Does the serving size listed on a food label signify the amount that is healthy for you to eat? No, not always.

The serving size on the label provides a reference amount for interpreting the other information on the label's Nutrition Facts panel. It's the first item you should look at to see what that food is contributing to your overall eating.

Measure the amount you usually eat and compare to what is on the label.

For example, if the serving size for a food item lists a half-cup, but you eat one cup -- if the label says 140 calories, you are getting double that: 280 calories.

On the other hand, if you have one slice of whole-wheat bread and the label lists a serving as two slices, or a half-cup of frozen broccoli instead of the one cup that is a standard label serving, then you are getting half as many of the listed calories, as well as fiber and vitamins.

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You can also use the serving size to compare nutritional differences between similar foods.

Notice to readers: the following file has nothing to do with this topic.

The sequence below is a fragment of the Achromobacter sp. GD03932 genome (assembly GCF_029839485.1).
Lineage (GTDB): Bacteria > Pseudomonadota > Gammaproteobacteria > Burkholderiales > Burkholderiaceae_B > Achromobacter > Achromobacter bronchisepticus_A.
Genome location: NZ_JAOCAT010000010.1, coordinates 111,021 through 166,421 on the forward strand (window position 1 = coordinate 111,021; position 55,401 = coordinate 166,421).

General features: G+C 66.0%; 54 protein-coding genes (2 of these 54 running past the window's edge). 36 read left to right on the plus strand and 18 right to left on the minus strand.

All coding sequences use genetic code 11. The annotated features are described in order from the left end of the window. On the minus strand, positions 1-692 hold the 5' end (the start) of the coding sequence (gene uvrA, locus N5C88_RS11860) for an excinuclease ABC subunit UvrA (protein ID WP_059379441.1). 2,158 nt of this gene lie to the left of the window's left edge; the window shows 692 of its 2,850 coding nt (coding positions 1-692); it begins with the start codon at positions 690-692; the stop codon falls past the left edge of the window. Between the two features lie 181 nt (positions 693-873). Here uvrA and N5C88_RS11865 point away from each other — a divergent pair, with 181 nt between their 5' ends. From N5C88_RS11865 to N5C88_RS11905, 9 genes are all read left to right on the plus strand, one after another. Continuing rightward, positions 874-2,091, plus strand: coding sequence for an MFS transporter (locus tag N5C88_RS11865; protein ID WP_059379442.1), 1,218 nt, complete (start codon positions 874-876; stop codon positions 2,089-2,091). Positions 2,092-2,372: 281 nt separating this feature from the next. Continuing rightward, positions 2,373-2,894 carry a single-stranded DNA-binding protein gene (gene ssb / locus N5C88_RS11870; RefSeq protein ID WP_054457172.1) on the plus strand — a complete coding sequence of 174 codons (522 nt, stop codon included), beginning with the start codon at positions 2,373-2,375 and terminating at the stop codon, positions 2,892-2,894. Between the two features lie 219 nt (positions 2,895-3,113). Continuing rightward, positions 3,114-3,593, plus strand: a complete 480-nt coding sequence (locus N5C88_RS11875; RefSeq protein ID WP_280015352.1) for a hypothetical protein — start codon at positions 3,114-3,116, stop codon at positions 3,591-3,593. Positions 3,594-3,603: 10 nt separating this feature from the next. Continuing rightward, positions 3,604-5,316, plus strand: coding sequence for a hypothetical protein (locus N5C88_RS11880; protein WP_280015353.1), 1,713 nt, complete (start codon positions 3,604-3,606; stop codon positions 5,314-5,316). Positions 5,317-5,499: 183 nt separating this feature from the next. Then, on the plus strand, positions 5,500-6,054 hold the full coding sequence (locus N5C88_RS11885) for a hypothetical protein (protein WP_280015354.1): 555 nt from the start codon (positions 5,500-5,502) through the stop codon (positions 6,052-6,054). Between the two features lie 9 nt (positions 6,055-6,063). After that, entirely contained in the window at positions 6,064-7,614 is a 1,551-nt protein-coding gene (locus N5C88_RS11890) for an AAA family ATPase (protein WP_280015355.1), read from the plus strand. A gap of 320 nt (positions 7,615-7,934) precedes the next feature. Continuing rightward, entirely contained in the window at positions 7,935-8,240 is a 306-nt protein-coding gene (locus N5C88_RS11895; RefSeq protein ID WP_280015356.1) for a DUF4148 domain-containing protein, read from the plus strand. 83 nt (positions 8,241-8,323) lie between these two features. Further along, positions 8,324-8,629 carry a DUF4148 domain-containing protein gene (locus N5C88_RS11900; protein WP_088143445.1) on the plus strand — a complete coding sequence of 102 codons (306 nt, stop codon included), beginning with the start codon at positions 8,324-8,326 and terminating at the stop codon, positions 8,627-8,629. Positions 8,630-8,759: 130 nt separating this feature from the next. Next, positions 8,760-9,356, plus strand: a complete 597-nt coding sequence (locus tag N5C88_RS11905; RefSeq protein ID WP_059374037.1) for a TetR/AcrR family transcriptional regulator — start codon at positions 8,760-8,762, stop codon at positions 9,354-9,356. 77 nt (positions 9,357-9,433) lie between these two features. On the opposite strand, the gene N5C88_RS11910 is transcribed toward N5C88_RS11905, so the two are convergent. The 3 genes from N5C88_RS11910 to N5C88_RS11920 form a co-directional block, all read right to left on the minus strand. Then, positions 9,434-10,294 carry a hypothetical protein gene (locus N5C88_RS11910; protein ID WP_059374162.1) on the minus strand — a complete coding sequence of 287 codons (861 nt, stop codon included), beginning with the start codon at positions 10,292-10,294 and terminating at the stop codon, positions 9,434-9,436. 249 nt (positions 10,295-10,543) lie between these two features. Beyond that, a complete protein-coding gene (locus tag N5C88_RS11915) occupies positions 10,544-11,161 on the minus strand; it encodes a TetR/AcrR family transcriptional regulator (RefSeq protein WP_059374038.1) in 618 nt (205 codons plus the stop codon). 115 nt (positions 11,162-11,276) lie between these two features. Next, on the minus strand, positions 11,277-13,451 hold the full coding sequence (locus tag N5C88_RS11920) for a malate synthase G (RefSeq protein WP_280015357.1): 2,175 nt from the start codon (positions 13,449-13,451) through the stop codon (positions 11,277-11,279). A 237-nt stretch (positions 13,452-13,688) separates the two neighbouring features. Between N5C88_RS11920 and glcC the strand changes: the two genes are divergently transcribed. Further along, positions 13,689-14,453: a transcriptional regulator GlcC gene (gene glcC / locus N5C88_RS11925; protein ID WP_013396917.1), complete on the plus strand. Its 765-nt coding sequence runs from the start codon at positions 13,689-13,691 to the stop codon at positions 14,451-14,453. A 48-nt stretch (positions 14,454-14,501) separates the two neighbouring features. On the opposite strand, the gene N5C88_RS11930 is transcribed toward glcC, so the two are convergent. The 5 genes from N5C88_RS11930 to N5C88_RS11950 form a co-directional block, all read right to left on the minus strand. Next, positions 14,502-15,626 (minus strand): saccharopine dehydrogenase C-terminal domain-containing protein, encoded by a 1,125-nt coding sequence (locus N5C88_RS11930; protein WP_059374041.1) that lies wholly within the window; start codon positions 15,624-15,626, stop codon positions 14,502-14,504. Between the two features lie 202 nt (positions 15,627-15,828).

For example, if you're looking for a cereal high in fiber, when you can compare the cereal's labels to see which one has more, make sure you are comparing similar amounts.

How much you should eat for a healthy portion depends upon your nutrient needs based on your age, gender, physical activity, overall calorie needs and more.

Even for two people with similar overall needs, a portion size that works well for one person may differ from the best portion for someone else if they differ in the other food choices and amounts they select.

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If you have questions about serving sizes and the amount of food you should be eating, contact a dietitian or certified diabetes educator. They can help you develop a meal plan that works best for you, and refer to when considering products and comparing food labels.

You can also visit our section on Diabetic Meal Planning for articles and information.

Karen Collins, MS, RDN, CDN, FAND; AICR; USDA